My favorite books of 2011. I know, everyone read Walter Isaacson's book on Steve Jobs. I didn't. Here's what made my Best of list:
1) Most important book I read this year: The European Union Explained, 2nd Edition. Andreas Staab. Yeah, that's right, I read it. Every damn word of it, months ago when Europe was going to hell fast. Didn't you read it? Or did you try to fake your way through understanding what was going on, the way a lot of so-called experts did who appeared on cable TV? Hm? Or were you one of them?
2) Civilization: The West and the Rest. Niall Ferguson. Author of The Ascent of Money (my favorite book last year) and many other books tackles one of the Big Issues of History: how did a bunch of backward countries on the far western edge of the Eurasian land mass come to dominate the world, starting 500 years ago? Why didn't Ming China, or the Ottoman Empire, dominate the world? Naturally it's all an excuse to speculate on whether it's all over for the West.
3) Boomerang. Michael Lewis. The facts about what happened in Ireland, Greece, Iceland and elsewhere in Europe have been oft-told. What Lewis does so well, in this series of stories originally done for Vanity Fair, is illuminate the story with little anecdotes about the people he meets in these countries:
From Greek Orthodox monks who wanted to become real estate barons to Irish bankers who tried to convince the world that there was a desperate need for condos in Galway to a former Greek finance minister, who insisted the Greek railway system was so inefficient it would literally be cheaper to put every Greek in a taxi cab and drive them around rather than keep the rail system going, this is business journalism at its most entertaining.
4) The Pursuit of Italy: A History of a Land, Its Regions, and Their Peoples. David Gilmour. All the usual characters are here: Cicero and Machiavelli and the Borgias and the Medicis, but it is how modern Italy was created in 1859-1861 out of a disparate group of mini-states that all spoke different languages that is Gilmour's central preoccupation.
He argues that the concept of "Italians" is a modern invention, that few spoke the modern language even up to this century, and that regional affiliations — not just north versus south but even Neapolitan, Sicilian, Roman, Lombardi, Venetian affiliations — is what truly matters to most Italians, and that Italy could well break up over those regional conflicts in the future.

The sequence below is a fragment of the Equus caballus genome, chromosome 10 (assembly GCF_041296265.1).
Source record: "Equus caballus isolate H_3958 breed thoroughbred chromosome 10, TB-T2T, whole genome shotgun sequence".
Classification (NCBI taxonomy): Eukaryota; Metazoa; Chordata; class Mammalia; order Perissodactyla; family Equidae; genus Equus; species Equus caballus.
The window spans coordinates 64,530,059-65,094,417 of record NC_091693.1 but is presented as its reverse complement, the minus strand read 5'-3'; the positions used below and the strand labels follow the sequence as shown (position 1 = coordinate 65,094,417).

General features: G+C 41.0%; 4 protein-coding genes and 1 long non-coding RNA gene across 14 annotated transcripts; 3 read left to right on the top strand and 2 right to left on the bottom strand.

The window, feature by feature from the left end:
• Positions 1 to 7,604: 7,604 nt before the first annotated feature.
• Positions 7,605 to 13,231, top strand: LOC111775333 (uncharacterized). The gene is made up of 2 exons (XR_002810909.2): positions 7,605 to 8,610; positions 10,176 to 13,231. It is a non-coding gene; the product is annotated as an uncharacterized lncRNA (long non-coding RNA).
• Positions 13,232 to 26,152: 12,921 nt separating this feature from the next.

My grandfather was an illiterate peasant born in the 1870s in the south of Italy and who spoke one of those obscure dialects (Pugliese)...this book had special resonance with me.
5) The Great Sea: A Human History of the Mediterranean. David Abulafia. Another one of those Grand Sweep of History treatises, full of observations on seafaring, piracy, olive oil, winemaking, and the clash of civilizations between Romans, Carthaginians, Phoenicians, Arabs, Jews, Turks and Russians.
6) The Power of Gold: the History of an Obsession. Peter Bernstein. The second edition has been out since 2004, but I only read it all the way through this year when I was writing my gold series. From the Lydians first minting gold coins in 500 BC to Nixon taking the U.S. off the gold standard in 1972, it's all here: the history of the great empires — the Romans, the Byzantines, the Arabs, the Florentines, the Venetians, the British, the Americans — and their relation with the precious metal.
7) The Swerve: How the World Became Modern. Stephen Greenblatt. Winner, National Book Award, Non-Fiction. Beginning with the rediscovery of the Greek classics 600 years ago (particularly the rediscovery of Lucretius' On the Nature of Things), Greenblatt traces how modern society was invented. It's a book full of nooks and crannies and love of learning — the history of books and book collecting, and the rather sad life of book copiers, for example. But it's mainly about the tug of war between the Church and the non-Christian world that Lucretius represents.
And three music biographies:
8) Life. Keith Richards and James Fox. Imagine asking Keith Richards everything you ever wanted to know about the Rolling Stones. Did he really get blood transfusions to get rid of his heroin addiction? What really happened with him and Anita Pallenberg and Brian Jones? But the most devasting line is reserved for the key question: "How do you really feel about Mick Jagger?" Answer: "I was never able to convert him to a friend." Ouch.
9) Lennon: The Man, the Myth, the Music, the Definitive Life. Tom Riley. Just started this one; curious to see if Yoko comes out looking as satanic as she did in Albert Goldman's bio.
10) Frank: The Voice. James Kaplan. Stunning Sinatra biography, tracing the development of the man and his art from childhood, but stops in the mid-1950s, just as he made his great comeback in From Here to Eternity and began his re-invention of the Great American Songbook with Nelson Riddle and others.
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